Turnaround elusive for gritty Greenmount

May 10, 2007|By Nicole Fuller and Gus G. Sentementes | Nicole Fuller and Gus G. Sentementes,Sun reporters

After dark on Greenmount Avenue, around 8, a few addicts, their gaits jumpy, scour Mund Park - "the square," as people there call it - looking for a fix.

The dealers are there, too. Eye contact. The head nod. And they walk away from the courts where groups of young men play basketball - just far enough to avoid the view of the police camera affixed to a nearby pole, its blue light flashing.

It's a scene not too different, if more muted, than in years past, when police swarmed this grim thoroughfare, says Marlowe Bellamy, 58, who knows well the Barclay and Midway neighborhoods that make up this pocket of East Baltimore.

As city leaders embark on yet another plan to attack relentless crime in struggling neighborhoods, this area - once a focus of Baltimore law enforcement efforts - stands as a lesson in unmet promises and the difficulty of achieving a permanent turnaround. While residents talk of improvements and the future, violent crime is on the rise. Already, robberies, assaults, larcenies and burglaries are close to surpassing last year's totals or have exceeded them in Barclay.

"You take away the problem of crime by coming and arresting everybody, but the problems don't go away," says Henry H. Brownstein, a criminal justice researcher at the University of Chicago and former professor at the University of Baltimore. "What do people do for jobs? For housing? For food? It doesn't help to just shut it down temporarily. There needs to be a comprehensive solution."

Years ago, Bellamy owned a small market across from the square, near East 23rd Street. Though the store is long closed, a sign advertises "fresh baked bread" for 69 cents. Bellamy used heroin, he says. And he sold it, too. The square used to be the spot for a "cop and blow," he says, a fast deal.

That was before "the raid," as it is still called by the folks that live along this five-block stretch of Greenmount from North Avenue to East 25th Street, the 1994 bust dubbed Operation Midway, then considered by police as one of the most daring, in-your-face operations in the city.

`The raid' and after

Thomas C. Frazier, then the city's police commissioner, hailed the sweep as a defining moment, proclaiming: "We took the worst, most dangerous, most violent area of town and went in and, in fairly short order, cleaned it up, took it back and held it."

Thirteen years later - after two mayoral administrations and three police chiefs - Mayor Sheila Dixon and her commissioner, Leonard D. Hamm, are again trying to eradicate rampant drug dealing and violent crime. This time, the city is targeting sections of Park Heights in Northwest Baltimore and McElderry Park in East Baltimore.

Meanwhile, Greenmount Avenue, once the city's highest-priority hot spot, where police had plucked more than 60 dealers in a public show of force - remains a troubled and depressed place.

"They made a clean sweep," says Bellamy, a slight man who tops his silk shirts and slacks with a straw hat and is known by nearly everyone in the area.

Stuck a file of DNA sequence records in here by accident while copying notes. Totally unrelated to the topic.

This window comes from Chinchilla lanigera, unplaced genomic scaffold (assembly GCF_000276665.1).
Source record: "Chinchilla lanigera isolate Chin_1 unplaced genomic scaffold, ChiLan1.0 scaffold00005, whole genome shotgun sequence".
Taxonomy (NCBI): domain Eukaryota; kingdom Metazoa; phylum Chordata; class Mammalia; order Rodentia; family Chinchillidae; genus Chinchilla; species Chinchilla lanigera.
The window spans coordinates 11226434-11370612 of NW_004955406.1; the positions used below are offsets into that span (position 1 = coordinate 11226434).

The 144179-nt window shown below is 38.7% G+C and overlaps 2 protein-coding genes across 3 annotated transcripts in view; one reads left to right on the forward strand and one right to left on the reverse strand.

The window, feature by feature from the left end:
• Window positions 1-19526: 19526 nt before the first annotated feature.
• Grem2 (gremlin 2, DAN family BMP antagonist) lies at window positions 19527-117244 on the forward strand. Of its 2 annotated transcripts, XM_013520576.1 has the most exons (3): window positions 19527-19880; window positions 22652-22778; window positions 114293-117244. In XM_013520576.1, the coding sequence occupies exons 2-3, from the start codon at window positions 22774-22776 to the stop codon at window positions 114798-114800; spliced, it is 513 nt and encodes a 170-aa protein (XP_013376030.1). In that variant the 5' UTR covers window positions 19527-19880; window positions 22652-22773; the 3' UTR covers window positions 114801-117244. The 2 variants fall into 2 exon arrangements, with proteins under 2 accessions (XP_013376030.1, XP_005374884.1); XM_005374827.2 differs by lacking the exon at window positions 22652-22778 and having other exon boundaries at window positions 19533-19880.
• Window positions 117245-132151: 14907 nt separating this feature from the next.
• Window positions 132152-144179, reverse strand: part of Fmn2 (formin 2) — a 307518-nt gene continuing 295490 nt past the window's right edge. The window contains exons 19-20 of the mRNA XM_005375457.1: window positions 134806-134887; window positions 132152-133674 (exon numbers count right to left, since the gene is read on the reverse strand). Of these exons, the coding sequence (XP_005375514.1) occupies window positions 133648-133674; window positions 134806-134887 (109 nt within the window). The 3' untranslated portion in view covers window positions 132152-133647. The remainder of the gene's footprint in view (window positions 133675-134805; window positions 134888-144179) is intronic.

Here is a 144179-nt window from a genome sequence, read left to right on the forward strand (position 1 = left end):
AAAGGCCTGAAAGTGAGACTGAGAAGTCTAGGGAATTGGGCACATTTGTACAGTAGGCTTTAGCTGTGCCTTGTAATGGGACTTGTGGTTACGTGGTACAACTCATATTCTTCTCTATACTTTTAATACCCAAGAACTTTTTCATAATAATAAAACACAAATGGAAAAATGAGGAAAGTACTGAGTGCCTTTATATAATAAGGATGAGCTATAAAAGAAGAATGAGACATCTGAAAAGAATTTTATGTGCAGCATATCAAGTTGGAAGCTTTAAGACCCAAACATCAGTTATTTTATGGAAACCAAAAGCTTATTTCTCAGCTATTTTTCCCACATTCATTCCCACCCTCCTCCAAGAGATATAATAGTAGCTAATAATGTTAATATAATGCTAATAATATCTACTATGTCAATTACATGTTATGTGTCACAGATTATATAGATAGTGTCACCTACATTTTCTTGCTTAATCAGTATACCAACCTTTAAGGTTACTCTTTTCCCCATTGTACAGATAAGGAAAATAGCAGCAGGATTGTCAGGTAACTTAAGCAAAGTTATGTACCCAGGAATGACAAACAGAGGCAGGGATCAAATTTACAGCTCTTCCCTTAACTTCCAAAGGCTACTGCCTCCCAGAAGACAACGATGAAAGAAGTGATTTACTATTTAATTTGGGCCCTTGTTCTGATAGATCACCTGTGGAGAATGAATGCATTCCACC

This stretch of Greenmount Avenue is plagued by an abundance of empty storefronts, liquor stores and abandoned rowhouses. He says police made a serious dent in drug dealing back then, but it never completely went away, probably never will.

In interviews during two days last week along Greenmount, residents, community leaders and police say the days of a vast open-air drug market that ravaged the neighborhood in the 1980s and early '90s, when the area was at its worst, are long gone.

But what has hampered this community for so long - high unemployment, boarded-up houses, killings, drugs - has never really left.

So far this year, Barclay has logged three homicides, compared with four all last year. Last year, five people were killed in East Baltimore-Midway, two within blocks of Greenmount. This year, the neighborhood has not had any homicides, police statistics show.

Struggling on

But residents are still in need, holding on to hope, still waiting for promises made in 1994 to be fulfilled.

A line of women and men snakes from the R.E.A.C.H. Mobile Health Services trailer, in a lot across from Freewill Baptist Church in the 400 block of E. 23rd St. On weekdays the trailer is there from 6 a.m. to 9 p.m.

Recovering addicts come for methadone. Mobile drug treatment facilities have operated there since about 1991, says Carol Butler, the director of service programs at R.E.A.C.H., which treats 480 people at the site, about half of whom live nearby.

"What the workers tell me, when we are there, the dealers stay out of the area, but as soon as we leave, they come out of the woodwork," Butler says. "It's terrible that you have someone who wants to receive treatment, then has to wade through drug dealers. I think it's pretty bad in the neighborhood when we're not there."

Baltimore police officer Adrian Amos, assigned as a neighborhood services liaison to the area, says he's worked there for the past 10 years and thinks the streets have gotten cleaner and drug dealing has abated.

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